Even as Ghana gears up for the Africa Continental Free Trade Agreement Area (AfCFTA) in 2021, existing weaknesses in the country’s export sector pose a threat to competition, home and abroad.
A strategy document on the National Export Development Strategy (NEDS) cites; “infrastructural deficit in electricity, water, road and rail networks; insufficient incentives for export, difficulty in the access to credit and high cost of borrowing,” among others as areas needing urgent intervention.
The Continental Free Trade Agreement Area – with a trade potential of $3 billion – has pressured African economies to milk out the best goods distinction and trade incentive to be highly competitive and profitable.
“The potential dynamic benefits of the AfCFTA are particularly important. Larger integrated markets may well be more attractive to investors and along with new investment could come new technologies and learning that could boost productive capacity”. – Executive Director, Trade Law Center and member of the committee for development policy, remarked in an op-ed to the World Bank.
The 10-year NEDS programme has, in ink and print, spelled out interventions to deal with these shortfalls.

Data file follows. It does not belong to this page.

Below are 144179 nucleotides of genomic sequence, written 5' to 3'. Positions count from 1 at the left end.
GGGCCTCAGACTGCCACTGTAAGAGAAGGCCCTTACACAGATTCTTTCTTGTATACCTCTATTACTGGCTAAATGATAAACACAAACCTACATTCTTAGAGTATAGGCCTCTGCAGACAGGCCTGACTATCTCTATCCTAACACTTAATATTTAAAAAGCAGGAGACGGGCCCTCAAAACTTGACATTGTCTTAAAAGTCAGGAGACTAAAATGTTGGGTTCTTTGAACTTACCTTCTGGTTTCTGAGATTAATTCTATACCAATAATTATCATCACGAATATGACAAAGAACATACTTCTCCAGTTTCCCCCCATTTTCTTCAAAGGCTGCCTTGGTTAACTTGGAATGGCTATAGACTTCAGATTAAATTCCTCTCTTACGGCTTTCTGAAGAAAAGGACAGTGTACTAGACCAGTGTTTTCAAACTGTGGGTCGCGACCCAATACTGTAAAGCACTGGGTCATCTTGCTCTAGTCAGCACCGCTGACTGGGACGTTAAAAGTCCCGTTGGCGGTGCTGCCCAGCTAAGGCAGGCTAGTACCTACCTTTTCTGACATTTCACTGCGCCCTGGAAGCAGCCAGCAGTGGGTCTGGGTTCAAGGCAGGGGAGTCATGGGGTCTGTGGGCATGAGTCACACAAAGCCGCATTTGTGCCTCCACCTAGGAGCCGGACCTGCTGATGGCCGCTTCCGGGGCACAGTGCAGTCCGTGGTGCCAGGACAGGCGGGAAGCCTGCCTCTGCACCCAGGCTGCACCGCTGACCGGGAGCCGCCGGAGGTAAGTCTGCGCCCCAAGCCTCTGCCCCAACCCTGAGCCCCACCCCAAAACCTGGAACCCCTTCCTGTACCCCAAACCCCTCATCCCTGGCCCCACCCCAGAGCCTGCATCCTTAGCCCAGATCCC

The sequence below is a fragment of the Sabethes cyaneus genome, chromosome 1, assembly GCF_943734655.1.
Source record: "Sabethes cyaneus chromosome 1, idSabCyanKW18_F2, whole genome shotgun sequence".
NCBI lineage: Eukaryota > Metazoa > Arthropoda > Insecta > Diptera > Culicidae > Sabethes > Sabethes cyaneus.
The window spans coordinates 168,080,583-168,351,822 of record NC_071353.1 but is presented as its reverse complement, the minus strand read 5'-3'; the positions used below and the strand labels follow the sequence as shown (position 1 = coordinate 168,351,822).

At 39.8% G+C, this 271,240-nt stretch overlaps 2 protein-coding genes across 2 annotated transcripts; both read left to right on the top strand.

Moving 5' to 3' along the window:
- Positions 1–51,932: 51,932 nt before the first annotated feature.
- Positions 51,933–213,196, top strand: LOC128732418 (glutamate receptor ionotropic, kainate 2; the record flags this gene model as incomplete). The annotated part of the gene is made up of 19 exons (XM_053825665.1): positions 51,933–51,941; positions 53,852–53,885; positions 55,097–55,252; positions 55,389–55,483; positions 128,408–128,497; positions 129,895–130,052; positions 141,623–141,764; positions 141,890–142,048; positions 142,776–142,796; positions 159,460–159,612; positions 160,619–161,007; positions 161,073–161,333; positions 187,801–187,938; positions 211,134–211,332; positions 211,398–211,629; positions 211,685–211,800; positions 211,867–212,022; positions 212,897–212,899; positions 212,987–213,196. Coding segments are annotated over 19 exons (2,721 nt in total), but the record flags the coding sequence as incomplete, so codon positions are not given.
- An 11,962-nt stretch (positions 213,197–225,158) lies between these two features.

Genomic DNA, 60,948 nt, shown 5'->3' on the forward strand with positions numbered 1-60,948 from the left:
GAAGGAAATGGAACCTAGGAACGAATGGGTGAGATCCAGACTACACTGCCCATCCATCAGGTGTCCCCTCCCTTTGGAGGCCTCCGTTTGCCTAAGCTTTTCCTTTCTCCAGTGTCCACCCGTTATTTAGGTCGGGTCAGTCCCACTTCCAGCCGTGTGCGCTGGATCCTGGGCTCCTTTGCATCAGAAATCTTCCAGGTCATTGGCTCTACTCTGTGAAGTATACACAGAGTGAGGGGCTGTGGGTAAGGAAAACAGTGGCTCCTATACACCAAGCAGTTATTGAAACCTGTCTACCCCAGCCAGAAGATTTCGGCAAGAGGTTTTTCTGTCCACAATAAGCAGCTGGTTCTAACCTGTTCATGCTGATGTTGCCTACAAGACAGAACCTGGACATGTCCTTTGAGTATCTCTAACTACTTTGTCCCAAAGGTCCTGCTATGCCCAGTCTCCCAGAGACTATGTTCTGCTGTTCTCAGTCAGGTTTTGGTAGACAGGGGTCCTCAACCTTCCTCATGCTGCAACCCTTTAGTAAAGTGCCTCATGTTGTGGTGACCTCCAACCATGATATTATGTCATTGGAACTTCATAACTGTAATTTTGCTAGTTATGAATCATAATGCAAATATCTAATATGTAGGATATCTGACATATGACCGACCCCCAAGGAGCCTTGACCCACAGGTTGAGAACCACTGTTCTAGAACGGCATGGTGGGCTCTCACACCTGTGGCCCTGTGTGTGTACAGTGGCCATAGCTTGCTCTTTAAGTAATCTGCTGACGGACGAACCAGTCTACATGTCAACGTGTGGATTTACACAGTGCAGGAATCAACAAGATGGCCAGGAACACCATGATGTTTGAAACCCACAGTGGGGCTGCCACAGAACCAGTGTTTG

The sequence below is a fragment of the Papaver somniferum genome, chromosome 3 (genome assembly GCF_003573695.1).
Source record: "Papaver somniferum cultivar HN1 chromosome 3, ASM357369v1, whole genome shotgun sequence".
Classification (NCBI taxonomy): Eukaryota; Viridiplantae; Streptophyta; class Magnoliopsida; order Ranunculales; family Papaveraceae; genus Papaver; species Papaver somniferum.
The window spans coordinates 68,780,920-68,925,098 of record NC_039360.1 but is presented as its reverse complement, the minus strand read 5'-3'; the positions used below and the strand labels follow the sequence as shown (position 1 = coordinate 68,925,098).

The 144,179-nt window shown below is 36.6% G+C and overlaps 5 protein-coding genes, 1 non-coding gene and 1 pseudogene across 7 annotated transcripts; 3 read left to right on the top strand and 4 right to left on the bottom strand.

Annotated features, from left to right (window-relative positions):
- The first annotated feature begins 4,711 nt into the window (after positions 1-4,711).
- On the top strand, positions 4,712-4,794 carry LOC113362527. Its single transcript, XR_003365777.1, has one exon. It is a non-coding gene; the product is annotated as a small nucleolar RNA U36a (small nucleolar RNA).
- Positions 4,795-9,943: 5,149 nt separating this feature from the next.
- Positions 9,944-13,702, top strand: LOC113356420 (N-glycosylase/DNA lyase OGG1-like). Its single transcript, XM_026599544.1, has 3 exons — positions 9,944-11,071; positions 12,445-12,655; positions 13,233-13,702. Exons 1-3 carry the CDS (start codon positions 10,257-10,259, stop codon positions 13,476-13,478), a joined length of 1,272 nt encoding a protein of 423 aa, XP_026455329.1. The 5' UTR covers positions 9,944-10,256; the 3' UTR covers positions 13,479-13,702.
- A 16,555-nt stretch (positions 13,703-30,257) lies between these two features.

In a 12-point intervention strategy, NEDS included connecting leading local companies to global value chains of giant multinationals and the World Food Programme to provide ready market and technical support to local companies. Highlights include;
- Application of fiscal incentives and measures to reduce production costs, enhance competitiveness, reduce risk and cost of doing business.
- Provision of effective marketing support to export-oriented companies and industries under the One-District-One-Factory programme.
Over the past thirty years, Ghana has enhanced its status in international trade. The country has recorded substantial expansion in total exports (traditional and non-traditional) and imports.
However, the recent weak performance of the Non-Traditional Exports (NTEs) sector and other adverse developments in the external sector have revealed the risks and weaknesses and uncertainties associated with over dependence on a limited range of raw export commodities.